John Lennon: The Life

Philip Norman's new bio of John Lennon is a winner.

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“You see, part of me is a monk and part of me is a performing flea,” explains John in Philip Norman’s splendid biography John Lennon: The Life. But the duality doesn’t end with that of quiet intellect/rowdy rock’ n’ roller.

Norman shows John to be as maddeningly cruel as he was disarmingly gentle, as competitive as he was philanthropic, as materialistic as he was eager to find answers to life’s deeper questions.

In short, John Lennon’s life was as inspired and messy as was the 1960s, that transforming decade in which he reigned as rock star, fashion initiator, and anthemic voice of the counterculture.

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Norman faces the challenge of Lennon’s incongruities by taking it slow, and long – at 851 pages this is no weekend romp of a book.

Yet, its ambitious range proves to be its strength, enveloping you in ways that a quicker read could not. Norman’s spry prose never wanders into dusty Beatle ephemera or the false thrills of a tell-all.

At once retrospective and immediate, the author pulls us through time with luminous detail, wisely resisting the temptation to psychoanalyze Lennon from afar.

The result is a wonderful unfolding of Lennon’s life with all its talent, tenderness and tragedy.

Much (or should I say MUCH) has been written about the Beatles, and although Norman brings new clarity to that most famous period of Lennon’s life, where this book really intrigues is in its three-dimensional portrait of the rocker’s youth, and in its patient piecing together of John’s years with Yoko Ono.

The story of the boy Lennon reveals our subject as the rebel you want to root for, the Liverpool lad who, for all his wit and brilliance, just can’t get with the curriculum. Unlike some Beatle bios that include the obligatory “Early Years” chapter, here John and Paul McCartney’s suburban Woolton springs to life.

Penny Lane and Strawberry Fields are given the backstory they deserve, and counting the references that make their way into later Lennon/McCartney songs is downright fun. Under these blue suburban skies where English propriety tussles with a seaport’s vices, young John doesn’t always meet with our approval, but he has our empathy from the start.

Norman provides a satisfying explanation as to why Lennon’s care was turned over to his Aunt Mimi. Tender and turbulent, it’s in this relationship with Mimi that we witness John’s affectionate side and hold out hope for the sexually active, cheeky teen with a penchant for shoplifting.

As the book shifts into the Beatle years the pace (and our pulse) quickens, and we’re entertained with all the thrills and spills of the Fab Four’s rise to acclaim: their fanatical following in Liverpool; their Hamburg exploits; their shock at the sudden death of bassist Stuart Sutcliff, John’s closest friend; their fortuitous teaming with producer George Martin; their love of Ringo and his inevitable addition to the band; their astonishing conquest of America.

The sadder side of the story
Yet, in spite of seeing the band he created succeed beyond imagination, John Lennon was a man conflicted. His songwriting began to take on a confessional, insecure tone in hits such as “Nowhere Man,” “I’m a Loser,” and “Help,” – hardly the typical mind-set of a man topping the charts in the mid-’60s.

Reading Norman’s take on the last years of The Beatles is a bit like watching the psychedelic bus from the band’s Magical Mystery Tour tumble off a cliff.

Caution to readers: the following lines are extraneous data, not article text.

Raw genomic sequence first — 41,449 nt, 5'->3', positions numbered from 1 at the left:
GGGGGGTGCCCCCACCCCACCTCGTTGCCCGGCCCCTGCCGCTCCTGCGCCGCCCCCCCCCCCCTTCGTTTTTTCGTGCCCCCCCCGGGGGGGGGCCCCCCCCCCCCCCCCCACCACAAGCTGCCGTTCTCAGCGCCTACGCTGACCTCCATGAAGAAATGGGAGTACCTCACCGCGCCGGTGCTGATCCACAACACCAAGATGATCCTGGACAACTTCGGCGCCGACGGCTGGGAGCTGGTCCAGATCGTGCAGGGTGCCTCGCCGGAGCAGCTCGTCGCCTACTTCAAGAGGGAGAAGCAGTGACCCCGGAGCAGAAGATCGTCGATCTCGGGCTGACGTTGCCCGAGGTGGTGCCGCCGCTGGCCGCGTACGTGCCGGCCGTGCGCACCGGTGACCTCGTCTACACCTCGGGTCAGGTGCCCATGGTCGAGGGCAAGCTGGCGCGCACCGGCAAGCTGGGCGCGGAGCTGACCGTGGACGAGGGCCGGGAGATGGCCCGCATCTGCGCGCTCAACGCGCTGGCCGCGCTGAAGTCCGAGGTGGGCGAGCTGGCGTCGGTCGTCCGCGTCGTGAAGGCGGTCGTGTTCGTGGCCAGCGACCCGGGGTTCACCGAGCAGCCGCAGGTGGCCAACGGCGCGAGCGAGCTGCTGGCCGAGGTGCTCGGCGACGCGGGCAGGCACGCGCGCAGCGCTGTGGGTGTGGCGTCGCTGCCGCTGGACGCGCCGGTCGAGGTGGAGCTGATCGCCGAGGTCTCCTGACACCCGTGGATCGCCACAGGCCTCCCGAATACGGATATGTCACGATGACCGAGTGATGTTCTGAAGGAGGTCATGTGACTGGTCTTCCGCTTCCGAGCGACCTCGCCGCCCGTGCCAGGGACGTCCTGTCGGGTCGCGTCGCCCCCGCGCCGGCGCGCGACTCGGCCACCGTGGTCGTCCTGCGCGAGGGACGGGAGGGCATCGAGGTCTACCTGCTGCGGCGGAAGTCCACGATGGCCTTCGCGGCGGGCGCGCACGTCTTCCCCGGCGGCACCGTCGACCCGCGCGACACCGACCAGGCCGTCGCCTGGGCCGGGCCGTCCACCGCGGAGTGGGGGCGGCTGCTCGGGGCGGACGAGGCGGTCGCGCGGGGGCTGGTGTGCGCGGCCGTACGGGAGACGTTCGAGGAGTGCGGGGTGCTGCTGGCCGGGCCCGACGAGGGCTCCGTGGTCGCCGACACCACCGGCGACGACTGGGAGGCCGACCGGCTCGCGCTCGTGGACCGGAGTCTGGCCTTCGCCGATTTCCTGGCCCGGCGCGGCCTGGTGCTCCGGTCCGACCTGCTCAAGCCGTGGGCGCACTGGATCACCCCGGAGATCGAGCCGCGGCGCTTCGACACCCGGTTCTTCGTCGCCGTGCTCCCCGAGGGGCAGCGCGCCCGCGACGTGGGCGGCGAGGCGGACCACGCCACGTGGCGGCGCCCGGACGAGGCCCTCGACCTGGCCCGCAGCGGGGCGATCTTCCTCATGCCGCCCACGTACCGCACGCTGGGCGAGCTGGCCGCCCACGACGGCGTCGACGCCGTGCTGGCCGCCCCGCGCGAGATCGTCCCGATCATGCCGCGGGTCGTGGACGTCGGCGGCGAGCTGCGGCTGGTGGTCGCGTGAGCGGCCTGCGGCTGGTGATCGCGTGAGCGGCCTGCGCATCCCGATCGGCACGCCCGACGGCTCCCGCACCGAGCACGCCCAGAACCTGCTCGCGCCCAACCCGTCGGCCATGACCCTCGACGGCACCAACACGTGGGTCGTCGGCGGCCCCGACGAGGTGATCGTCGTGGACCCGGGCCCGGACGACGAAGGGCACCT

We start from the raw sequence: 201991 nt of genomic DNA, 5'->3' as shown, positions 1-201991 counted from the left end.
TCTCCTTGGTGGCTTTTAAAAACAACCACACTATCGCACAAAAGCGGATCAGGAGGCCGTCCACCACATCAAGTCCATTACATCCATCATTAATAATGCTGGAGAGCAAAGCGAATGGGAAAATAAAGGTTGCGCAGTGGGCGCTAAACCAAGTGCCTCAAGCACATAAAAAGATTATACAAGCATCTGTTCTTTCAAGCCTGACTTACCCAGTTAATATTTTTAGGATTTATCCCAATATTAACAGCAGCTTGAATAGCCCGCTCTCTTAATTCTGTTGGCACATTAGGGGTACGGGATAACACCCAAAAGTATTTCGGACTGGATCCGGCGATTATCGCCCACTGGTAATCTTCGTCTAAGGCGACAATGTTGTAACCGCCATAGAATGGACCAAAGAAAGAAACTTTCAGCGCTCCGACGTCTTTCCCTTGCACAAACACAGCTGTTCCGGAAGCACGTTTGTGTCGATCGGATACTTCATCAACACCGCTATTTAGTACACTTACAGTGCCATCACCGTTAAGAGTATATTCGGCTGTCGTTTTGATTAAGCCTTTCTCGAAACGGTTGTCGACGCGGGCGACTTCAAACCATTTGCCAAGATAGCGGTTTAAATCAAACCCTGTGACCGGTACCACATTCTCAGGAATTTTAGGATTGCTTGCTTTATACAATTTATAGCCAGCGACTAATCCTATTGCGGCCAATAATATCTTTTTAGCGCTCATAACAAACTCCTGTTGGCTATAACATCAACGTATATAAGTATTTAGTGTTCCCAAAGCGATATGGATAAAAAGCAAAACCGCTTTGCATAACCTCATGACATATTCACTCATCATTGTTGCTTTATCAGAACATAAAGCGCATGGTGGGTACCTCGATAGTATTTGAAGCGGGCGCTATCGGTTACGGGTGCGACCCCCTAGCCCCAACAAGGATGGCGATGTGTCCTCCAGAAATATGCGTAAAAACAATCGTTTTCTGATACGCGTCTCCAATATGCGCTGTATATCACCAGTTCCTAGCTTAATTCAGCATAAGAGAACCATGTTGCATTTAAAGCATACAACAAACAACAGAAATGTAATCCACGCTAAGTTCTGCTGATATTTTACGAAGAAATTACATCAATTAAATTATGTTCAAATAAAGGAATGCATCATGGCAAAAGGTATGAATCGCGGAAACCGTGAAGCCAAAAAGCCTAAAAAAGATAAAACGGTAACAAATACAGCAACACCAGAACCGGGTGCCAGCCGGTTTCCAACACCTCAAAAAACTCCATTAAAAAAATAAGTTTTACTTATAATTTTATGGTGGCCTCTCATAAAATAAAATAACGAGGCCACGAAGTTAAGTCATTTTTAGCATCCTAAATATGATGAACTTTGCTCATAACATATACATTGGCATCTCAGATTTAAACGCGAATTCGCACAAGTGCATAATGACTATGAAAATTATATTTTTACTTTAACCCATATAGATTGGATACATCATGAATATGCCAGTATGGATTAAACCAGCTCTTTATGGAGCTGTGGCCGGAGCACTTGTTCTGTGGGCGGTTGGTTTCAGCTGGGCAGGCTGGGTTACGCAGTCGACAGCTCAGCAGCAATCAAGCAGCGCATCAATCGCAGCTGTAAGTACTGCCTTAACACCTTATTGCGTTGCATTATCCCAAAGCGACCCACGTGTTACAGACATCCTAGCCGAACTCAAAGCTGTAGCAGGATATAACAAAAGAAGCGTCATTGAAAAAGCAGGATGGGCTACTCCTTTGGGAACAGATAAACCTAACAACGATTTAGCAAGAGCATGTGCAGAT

The inanity of fame, the bad business decisions, the drug-blurred reasoning, and the once-healthy artistic competitiveness of John and Paul turning as sour as the green Apple Records logo all led to the band’s never-to-be-resurrected demise. We all know the story, but it’s still sad reading these many years later.

A truer picture of Yoko
And then there is Yoko. Her very name has become synonymous with that of the meddling woman. To Ono detractors she’s a scheming, no-talent, fame-seeker who ruined John’s marriage to Cynthia and seduced him into disbanding the Beatles.

But here the cruel caricature slowly dissolves. Regardless of the fact that her provocative performance art rarely worked in collaboration with John’s pop songwriting, Norman’s impressive research, including new interviews with Yoko herself, shows her to be a novel thinker and devoted helpmate to John.

As for Cynthia and the Beatles, John’s marriage was rocky at best before meeting Yoko, and he was becoming increasingly uncomfortable with his role as “performing flea.”

Norman’s portrayal of Lennon suggests that Yoko had little to do with the breakup of the Beatles and this book should go far in helping grant her the reprieve she is owed by the public.

Which makes it all the more sad to learn that Yoko Ono has decided not to endorse this book, calling it “mean to John.” Knowing what we know of Lennon, it would not be possible to present his life with the imperfections airbrushed out. And he is hardly the only 20th-century songwriter with a troubled life.

Woody Guthrie, Hank Williams, Chuck Berry, and Bob Dylan all present prickly challenges to their fans, with much to love and much to forgive.

Lennon’s final years saw him rearrange his priorities to become a sober, loving, hands-on father.

Yet, contradictions remained. Has there ever been an artist who so desired celebrity, yet with a wink and a joke reminded us of the charade of it all? Despite the searing honesty of Lennon’s songs and his tell-it-like-it-is repartee with the press, much of the man has remained an enigma.

Until now. Philip Norman’s “John Lennon, The Life,” is a gift of a book, heartfelt and heart-rending.

Lorne Entress is a musician and lifelong Beatles fan.

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